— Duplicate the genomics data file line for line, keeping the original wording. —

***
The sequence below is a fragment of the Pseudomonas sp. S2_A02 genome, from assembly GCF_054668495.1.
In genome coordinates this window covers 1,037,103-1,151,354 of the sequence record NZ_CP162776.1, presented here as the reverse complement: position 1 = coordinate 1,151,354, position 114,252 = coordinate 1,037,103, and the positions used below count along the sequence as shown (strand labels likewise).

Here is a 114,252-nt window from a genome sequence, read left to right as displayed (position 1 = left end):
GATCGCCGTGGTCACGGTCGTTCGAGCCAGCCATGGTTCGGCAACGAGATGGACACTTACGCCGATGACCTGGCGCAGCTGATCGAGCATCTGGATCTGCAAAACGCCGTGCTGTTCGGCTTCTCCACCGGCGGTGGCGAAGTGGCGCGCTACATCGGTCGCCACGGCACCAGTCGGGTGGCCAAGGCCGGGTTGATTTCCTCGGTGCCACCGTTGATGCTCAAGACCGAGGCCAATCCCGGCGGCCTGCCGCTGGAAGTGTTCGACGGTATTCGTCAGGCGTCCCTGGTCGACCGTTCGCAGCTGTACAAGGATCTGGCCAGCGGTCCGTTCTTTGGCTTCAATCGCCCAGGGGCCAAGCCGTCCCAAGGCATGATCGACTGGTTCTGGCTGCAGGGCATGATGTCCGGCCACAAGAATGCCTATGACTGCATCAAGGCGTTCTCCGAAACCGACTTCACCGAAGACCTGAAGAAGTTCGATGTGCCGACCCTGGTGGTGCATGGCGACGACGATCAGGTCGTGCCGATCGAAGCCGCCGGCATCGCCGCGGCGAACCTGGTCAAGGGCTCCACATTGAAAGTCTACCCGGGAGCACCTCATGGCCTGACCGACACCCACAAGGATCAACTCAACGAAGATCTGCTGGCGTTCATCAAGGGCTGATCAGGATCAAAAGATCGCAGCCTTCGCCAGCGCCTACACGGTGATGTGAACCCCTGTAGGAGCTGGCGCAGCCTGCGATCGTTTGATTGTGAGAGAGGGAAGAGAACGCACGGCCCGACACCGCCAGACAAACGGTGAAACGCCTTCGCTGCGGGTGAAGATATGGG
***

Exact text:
The sequence below is a fragment of the Pseudomonas sp. S2_A02 genome, from assembly GCF_054668495.1.
In genome coordinates this window covers 1,037,103-1,151,354 of the sequence record NZ_CP162776.1, presented here as the reverse complement: position 1 = coordinate 1,151,354, position 114,252 = coordinate 1,037,103, and the positions used below count along the sequence as shown (strand labels likewise).

Here is a 114,252-nt window from a genome sequence, read left to right as displayed (position 1 = left end):
GATCGCCGTGGTCACGGTCGTTCGAGCCAGCCATGGTTCGGCAACGAGATGGACACTTACGCCGATGACCTGGCGCAGCTGATCGAGCATCTGGATCTGCAAAACGCCGTGCTGTTCGGCTTCTCCACCGGCGGTGGCGAAGTGGCGCGCTACATCGGTCGCCACGGCACCAGTCGGGTGGCCAAGGCCGGGTTGATTTCCTCGGTGCCACCGTTGATGCTCAAGACCGAGGCCAATCCCGGCGGCCTGCCGCTGGAAGTGTTCGACGGTATTCGTCAGGCGTCCCTGGTCGACCGTTCGCAGCTGTACAAGGATCTGGCCAGCGGTCCGTTCTTTGGCTTCAATCGCCCAGGGGCCAAGCCGTCCCAAGGCATGATCGACTGGTTCTGGCTGCAGGGCATGATGTCCGGCCACAAGAATGCCTATGACTGCATCAAGGCGTTCTCCGAAACCGACTTCACCGAAGACCTGAAGAAGTTCGATGTGCCGACCCTGGTGGTGCATGGCGACGACGATCAGGTCGTGCCGATCGAAGCCGCCGGCATCGCCGCGGCGAACCTGGTCAAGGGCTCCACATTGAAAGTCTACCCGGGAGCACCTCATGGCCTGACCGACACCCACAAGGATCAACTCAACGAAGATCTGCTGGCGTTCATCAAGGGCTGATCAGGATCAAAAGATCGCAGCCTTCGCCAGCGCCTACACGGTGATGTGAACCCCTGTAGGAGCTGGCGCAGCCTGCGATCGTTTGATTGTGAGAGAGGGAAGAGAACGCACGGCCCGACACCGCCAGACAAACGGTGAAACGCCTTCGCTGCGGGTGAAGATATGGG